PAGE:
Alexandra Link

Alexandra is the Deputy Editor-in-Chief Digital at ELLE & Harper’s BAZAAR Germany & Esquire.

 

Stefanie Bärwald

Stefanie Bärwald is the interior design editor at Schöner Wohnen magazine and more recently also for the new publication Guido’s Deko Queen.

 

Andreas Lichtenstein

Andreas Lichtenstein is the deputy editor-in-chief and creative director at Living at Home magazine.

 

 

To get access to the German curated lists of these Magazines, Influencers, Architects, Editor-in-chiefs, Editors, and more

   

Isabelle is the German Market Coordinator, responsible for the fashion and lifestyle research and coordination within the German market. She has a degree in Fashion Promotion and works as a Copywriter at a creative agency alongside her work at VOCAST.

 

 

 

 

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Up & Coming Influencers: community curators & social shifters

Up & Coming Influencers: community curators & social shifters

Up & Coming Influencers: community curators & social shifters

Up and coming influencers, otherwise known as micro-influencers, are without a doubt one of the most exciting demographics on social media in the eyes of any lifestyle brand. Micro-influencers are usually defined by having a humble number of followers whilst having a very strong engagement and conversion on their SoMe platforms – meaning that they have a measurable level of trust with their audience. This niché group of influencers are golden to marketing strategies.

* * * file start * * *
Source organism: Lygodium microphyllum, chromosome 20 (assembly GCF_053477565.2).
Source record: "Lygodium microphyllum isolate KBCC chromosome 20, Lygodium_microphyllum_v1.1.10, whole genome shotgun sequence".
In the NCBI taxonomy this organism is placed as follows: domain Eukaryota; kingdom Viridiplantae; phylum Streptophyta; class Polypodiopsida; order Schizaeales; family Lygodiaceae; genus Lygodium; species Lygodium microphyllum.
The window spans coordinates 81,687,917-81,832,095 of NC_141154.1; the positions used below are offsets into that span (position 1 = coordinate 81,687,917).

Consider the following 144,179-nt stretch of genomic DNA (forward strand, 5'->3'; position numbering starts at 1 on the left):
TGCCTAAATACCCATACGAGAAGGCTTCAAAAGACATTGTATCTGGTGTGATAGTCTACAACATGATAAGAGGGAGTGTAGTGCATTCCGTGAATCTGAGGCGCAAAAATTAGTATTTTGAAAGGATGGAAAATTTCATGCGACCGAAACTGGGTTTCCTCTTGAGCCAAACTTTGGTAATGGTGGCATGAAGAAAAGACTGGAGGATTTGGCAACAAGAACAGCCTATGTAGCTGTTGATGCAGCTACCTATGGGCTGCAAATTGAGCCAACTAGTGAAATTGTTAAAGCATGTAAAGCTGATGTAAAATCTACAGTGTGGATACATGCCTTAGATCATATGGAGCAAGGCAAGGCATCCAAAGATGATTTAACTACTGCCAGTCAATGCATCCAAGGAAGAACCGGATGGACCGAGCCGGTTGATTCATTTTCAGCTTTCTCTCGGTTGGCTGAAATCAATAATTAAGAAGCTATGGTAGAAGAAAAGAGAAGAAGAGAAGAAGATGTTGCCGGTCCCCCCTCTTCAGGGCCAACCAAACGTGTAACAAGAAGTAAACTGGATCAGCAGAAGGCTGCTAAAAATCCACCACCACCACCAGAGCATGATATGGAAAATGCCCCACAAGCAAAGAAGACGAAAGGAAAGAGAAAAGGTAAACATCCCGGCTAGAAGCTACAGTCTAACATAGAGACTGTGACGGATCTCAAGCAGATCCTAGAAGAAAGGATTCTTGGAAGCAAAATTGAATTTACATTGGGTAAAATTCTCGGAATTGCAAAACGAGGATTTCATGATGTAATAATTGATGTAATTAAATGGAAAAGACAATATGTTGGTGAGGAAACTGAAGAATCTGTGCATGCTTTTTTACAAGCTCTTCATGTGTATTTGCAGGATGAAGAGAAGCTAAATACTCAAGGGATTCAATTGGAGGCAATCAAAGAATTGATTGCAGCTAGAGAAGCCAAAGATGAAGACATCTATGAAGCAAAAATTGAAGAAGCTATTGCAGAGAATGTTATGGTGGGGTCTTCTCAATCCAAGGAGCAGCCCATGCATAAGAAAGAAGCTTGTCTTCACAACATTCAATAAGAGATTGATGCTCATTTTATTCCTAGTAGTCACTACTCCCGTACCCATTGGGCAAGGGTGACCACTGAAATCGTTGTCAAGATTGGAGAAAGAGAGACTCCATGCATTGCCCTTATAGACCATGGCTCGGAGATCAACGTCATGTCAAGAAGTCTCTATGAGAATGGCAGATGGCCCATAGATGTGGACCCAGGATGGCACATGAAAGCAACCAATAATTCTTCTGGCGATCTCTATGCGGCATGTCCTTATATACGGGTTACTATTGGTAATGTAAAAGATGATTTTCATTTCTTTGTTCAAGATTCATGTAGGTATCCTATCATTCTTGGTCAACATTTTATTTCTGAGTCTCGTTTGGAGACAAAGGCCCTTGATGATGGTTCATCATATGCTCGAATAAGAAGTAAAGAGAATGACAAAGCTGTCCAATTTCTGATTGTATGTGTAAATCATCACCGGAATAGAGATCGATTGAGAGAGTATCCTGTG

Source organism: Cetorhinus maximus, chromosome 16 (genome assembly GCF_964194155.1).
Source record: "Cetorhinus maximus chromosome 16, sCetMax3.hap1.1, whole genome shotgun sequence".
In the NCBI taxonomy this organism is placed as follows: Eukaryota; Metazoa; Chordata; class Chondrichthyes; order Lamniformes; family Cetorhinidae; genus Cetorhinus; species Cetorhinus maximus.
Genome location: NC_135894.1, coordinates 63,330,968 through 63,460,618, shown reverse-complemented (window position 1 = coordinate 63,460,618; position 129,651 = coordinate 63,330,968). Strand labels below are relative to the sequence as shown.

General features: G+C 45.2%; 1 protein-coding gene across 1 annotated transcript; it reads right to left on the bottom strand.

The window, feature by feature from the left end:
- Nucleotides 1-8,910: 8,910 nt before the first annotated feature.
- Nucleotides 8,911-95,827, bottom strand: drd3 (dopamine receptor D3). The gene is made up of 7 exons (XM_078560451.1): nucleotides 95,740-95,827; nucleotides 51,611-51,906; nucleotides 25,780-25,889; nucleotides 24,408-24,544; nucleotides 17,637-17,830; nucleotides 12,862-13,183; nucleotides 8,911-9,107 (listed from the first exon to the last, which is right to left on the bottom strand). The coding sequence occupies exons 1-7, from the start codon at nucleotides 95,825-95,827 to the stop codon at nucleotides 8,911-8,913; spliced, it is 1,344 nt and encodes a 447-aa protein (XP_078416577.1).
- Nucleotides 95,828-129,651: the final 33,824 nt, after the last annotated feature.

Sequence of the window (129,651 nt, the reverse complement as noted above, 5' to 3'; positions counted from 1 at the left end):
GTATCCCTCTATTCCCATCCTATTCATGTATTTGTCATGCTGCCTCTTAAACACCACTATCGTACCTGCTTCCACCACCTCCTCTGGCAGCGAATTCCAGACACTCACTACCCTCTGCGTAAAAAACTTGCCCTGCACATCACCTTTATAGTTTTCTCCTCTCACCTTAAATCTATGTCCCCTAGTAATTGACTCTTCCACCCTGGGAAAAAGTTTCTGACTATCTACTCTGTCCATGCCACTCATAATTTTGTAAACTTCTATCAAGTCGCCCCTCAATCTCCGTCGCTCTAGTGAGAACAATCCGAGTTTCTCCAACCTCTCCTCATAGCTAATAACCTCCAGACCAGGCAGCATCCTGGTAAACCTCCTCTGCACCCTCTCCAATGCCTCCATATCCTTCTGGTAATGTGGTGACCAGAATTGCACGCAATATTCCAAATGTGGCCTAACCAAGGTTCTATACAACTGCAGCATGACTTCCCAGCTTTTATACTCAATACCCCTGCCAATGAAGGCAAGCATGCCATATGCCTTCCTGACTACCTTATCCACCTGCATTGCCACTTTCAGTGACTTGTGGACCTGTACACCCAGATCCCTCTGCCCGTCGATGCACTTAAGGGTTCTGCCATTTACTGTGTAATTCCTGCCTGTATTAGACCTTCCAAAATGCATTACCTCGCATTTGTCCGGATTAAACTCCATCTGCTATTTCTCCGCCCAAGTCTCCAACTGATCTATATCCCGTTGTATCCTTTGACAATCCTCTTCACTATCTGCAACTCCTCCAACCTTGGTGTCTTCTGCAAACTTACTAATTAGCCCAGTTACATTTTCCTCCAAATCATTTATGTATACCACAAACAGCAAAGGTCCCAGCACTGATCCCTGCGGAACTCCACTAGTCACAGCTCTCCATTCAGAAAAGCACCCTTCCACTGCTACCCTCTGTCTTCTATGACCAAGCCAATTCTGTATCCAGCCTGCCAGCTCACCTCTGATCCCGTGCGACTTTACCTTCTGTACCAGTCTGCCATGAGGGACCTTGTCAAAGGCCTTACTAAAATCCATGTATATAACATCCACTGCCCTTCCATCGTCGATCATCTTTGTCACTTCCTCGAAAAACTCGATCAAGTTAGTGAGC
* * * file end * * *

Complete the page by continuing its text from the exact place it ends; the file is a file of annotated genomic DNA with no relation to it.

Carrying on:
Community Curators

A community influencer, in the most literal sense, is an individual who impacts the lives, decisions, and habits of those in their close vicinity. When it comes to social media this vicinity may not have global bounds, but a community it is nonetheless and micro-influencers play a vital role in SoMe communities. Oftentimes, they are connected in real life to other micro-influencers in their city or industry, and together they have an immense impact on the livelihood of consumerism within the community that they are not only a part of and are helping to shape. 

Whether it be within fashion or home interior, brands can utilize this method of marketing to their advantage by targeting the exact group of consumers they want – be it a community of Copenhagen city-girls who are sustainable in their fashion purchases, or a global community of home interior lovers who are obsessed with pastel color pallets. The amazing thing about up and coming influencers in any given market is that they curate content for the community that they themselves are a part of. So they know who they’re talking to and how to get the job done when creating content with your brand!

Social Shifters